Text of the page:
Try to imagine what it is like, to watch someone slowly become a stranger to you.

To watch them slowly become a stranger to themselves.

Try to imagine watching them engage in a daily practice that may not technically be, but often feels, like suicide. Not in a single, life-altering attempt, but a daily dosage of self-harm that means constantly choosing not life, but escape from it. Escape from whatever torture living means for them.

Try to imagine being a part of that life. And having to know that while there is always room for improvement, there is no big shift or change you can make, no right thing you can say, that will make them take a step, even a small one, onto a different path.

Imagine how sad that might make you feel. How utterly powerless.

You watch the others in your circle struggle with those same thoughts and feelings. See them do everything they can think of to try to turn the tide. See them turn away, and tend to their own hearts, when they too come up against that wall of powerlessness.

Imagine looking back. Seeing the signs along the way. Mental illness. Addiction. Could you have made a difference then? Back before it was less serious? Oh, but you tried. You did the best you could. Imagine accepting that your best was only ever going to make it less bad, but never good.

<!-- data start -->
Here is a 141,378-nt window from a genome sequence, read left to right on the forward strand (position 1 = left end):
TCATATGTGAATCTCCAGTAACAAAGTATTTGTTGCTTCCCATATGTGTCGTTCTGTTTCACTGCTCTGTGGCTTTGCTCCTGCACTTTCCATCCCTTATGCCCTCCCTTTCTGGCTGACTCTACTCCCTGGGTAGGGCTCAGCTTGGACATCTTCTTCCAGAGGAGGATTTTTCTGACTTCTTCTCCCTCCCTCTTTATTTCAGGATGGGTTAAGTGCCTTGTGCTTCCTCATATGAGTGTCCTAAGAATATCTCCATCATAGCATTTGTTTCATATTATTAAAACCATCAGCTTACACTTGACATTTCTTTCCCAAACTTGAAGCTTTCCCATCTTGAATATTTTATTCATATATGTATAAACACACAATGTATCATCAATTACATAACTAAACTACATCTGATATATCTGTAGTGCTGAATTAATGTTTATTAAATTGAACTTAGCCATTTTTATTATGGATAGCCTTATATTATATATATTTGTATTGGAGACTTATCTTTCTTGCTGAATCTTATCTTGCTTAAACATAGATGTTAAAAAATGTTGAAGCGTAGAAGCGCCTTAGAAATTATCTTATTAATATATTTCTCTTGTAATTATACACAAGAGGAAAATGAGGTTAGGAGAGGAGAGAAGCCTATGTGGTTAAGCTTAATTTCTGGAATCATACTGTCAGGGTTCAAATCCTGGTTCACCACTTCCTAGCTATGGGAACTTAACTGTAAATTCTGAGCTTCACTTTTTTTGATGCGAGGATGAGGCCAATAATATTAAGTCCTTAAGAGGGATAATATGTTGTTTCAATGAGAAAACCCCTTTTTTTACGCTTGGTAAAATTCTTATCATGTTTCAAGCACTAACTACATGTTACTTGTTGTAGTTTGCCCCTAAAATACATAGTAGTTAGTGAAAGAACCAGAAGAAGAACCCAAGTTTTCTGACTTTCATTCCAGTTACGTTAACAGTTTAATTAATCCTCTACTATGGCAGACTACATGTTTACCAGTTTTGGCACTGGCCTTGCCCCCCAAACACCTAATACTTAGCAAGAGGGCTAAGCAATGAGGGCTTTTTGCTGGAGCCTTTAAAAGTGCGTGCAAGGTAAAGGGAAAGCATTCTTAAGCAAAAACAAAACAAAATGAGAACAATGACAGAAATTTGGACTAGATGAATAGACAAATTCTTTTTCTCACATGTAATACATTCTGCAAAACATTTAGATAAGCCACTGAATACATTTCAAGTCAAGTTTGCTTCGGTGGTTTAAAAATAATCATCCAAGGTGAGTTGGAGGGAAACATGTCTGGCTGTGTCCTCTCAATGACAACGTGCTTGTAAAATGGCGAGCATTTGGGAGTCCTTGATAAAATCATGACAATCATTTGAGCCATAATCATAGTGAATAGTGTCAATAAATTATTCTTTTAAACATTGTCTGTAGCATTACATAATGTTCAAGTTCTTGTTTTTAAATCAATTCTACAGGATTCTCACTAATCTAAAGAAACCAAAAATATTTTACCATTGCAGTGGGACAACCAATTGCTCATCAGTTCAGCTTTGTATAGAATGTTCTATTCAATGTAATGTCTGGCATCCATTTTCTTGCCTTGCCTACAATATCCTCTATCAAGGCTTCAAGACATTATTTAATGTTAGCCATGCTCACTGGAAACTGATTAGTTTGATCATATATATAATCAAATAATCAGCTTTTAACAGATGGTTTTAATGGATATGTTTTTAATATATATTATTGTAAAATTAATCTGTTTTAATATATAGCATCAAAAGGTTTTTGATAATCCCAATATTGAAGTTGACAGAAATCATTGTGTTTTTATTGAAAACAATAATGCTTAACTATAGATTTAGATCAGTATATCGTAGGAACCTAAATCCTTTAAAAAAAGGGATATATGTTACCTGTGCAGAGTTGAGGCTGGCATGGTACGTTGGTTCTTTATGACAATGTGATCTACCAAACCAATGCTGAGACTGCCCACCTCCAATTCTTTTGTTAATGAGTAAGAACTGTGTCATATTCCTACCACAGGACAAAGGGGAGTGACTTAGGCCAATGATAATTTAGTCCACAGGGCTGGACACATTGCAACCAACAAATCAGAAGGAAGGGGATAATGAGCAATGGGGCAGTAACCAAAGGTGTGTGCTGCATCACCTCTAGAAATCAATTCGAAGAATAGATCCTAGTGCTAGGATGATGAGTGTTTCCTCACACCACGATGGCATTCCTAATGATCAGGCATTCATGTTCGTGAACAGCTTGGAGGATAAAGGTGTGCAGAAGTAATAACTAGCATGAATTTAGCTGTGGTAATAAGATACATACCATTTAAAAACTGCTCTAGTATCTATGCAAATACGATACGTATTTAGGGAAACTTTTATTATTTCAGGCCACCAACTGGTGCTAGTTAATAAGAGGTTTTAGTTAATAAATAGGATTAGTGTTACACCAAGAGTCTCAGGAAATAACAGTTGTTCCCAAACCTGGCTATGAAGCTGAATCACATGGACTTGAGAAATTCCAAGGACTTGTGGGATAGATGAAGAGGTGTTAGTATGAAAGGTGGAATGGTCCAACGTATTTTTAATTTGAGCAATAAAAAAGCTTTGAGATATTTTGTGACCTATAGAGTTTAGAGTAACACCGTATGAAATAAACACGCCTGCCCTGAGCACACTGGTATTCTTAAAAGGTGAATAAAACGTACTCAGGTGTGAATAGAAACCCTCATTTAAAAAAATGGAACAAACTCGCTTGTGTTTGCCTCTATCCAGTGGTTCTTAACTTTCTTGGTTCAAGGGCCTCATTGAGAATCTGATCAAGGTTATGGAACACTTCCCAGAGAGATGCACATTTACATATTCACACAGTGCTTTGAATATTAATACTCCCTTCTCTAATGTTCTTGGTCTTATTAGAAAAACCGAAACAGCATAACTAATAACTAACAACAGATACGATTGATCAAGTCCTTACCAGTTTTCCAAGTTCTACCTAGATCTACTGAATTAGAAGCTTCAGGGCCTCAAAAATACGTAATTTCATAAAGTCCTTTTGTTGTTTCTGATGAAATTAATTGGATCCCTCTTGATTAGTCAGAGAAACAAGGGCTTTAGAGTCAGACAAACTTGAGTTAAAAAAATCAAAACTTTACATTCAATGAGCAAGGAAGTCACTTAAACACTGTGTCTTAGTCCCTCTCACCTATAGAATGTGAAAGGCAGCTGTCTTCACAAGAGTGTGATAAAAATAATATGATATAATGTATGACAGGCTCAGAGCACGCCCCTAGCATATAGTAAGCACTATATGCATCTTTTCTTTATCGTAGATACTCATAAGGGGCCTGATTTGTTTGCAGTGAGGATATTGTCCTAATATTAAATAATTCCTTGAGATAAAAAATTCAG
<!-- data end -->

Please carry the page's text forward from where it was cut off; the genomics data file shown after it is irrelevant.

Imagine having all these memories. Some good. Some not so good. Some really, really not so good. And all these years of fear and anger and love and affection for this person who you now know was only ever doing the best they could. Even if that best sometimes hurt you. Made you want nothing more than to hide. To run away from this intensity and turmoil and “not normal,” into something, anything else.

Imagine the work it takes to learn, and learn, and relearn, and relearn, that you can, and should, take your space. But that you can never really run away from it. That it just is. And you just need to learn how to be with it.

Imagine that this is okay, or mostly okay, 80% of the time. That you are a relatively happy person living a rich life full of beautiful relationships and interesting work and exciting opportunities for growth and reflection and joy.

And imagine that sometimes it’s really not. And you just need to be okay with that. And not try to hide from it. Because it’s okay that it’s not always easy to love a stranger.